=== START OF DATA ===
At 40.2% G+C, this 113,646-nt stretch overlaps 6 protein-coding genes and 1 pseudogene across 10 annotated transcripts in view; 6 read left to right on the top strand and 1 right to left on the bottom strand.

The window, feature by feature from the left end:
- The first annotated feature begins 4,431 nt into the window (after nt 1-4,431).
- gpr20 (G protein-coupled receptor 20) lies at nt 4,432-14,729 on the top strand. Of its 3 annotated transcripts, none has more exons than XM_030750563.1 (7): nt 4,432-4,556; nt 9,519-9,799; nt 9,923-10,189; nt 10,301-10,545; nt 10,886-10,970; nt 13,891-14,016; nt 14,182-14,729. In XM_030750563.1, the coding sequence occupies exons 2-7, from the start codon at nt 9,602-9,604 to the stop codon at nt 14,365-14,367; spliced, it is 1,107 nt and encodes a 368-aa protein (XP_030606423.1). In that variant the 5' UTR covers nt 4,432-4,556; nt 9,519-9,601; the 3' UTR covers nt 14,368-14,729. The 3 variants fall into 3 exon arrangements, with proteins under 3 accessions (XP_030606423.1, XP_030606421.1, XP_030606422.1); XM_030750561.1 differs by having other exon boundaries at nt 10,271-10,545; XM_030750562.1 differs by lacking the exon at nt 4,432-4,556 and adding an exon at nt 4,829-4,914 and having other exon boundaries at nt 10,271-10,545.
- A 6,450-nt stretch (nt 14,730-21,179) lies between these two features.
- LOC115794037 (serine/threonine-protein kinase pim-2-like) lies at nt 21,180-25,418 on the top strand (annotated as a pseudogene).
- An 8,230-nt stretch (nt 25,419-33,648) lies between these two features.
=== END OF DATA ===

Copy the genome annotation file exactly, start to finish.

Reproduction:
At 40.2% G+C, this 113,646-nt stretch overlaps 6 protein-coding genes and 1 pseudogene across 10 annotated transcripts in view; 6 read left to right on the top strand and 1 right to left on the bottom strand.

The window, feature by feature from the left end:
- The first annotated feature begins 4,431 nt into the window (after nt 1-4,431).
- gpr20 (G protein-coupled receptor 20) lies at nt 4,432-14,729 on the top strand. Of its 3 annotated transcripts, none has more exons than XM_030750563.1 (7): nt 4,432-4,556; nt 9,519-9,799; nt 9,923-10,189; nt 10,301-10,545; nt 10,886-10,970; nt 13,891-14,016; nt 14,182-14,729. In XM_030750563.1, the coding sequence occupies exons 2-7, from the start codon at nt 9,602-9,604 to the stop codon at nt 14,365-14,367; spliced, it is 1,107 nt and encodes a 368-aa protein (XP_030606423.1). In that variant the 5' UTR covers nt 4,432-4,556; nt 9,519-9,601; the 3' UTR covers nt 14,368-14,729. The 3 variants fall into 3 exon arrangements, with proteins under 3 accessions (XP_030606423.1, XP_030606421.1, XP_030606422.1); XM_030750561.1 differs by having other exon boundaries at nt 10,271-10,545; XM_030750562.1 differs by lacking the exon at nt 4,432-4,556 and adding an exon at nt 4,829-4,914 and having other exon boundaries at nt 10,271-10,545.
- A 6,450-nt stretch (nt 14,730-21,179) lies between these two features.
- LOC115794037 (serine/threonine-protein kinase pim-2-like) lies at nt 21,180-25,418 on the top strand (annotated as a pseudogene).
- An 8,230-nt stretch (nt 25,419-33,648) lies between these two features.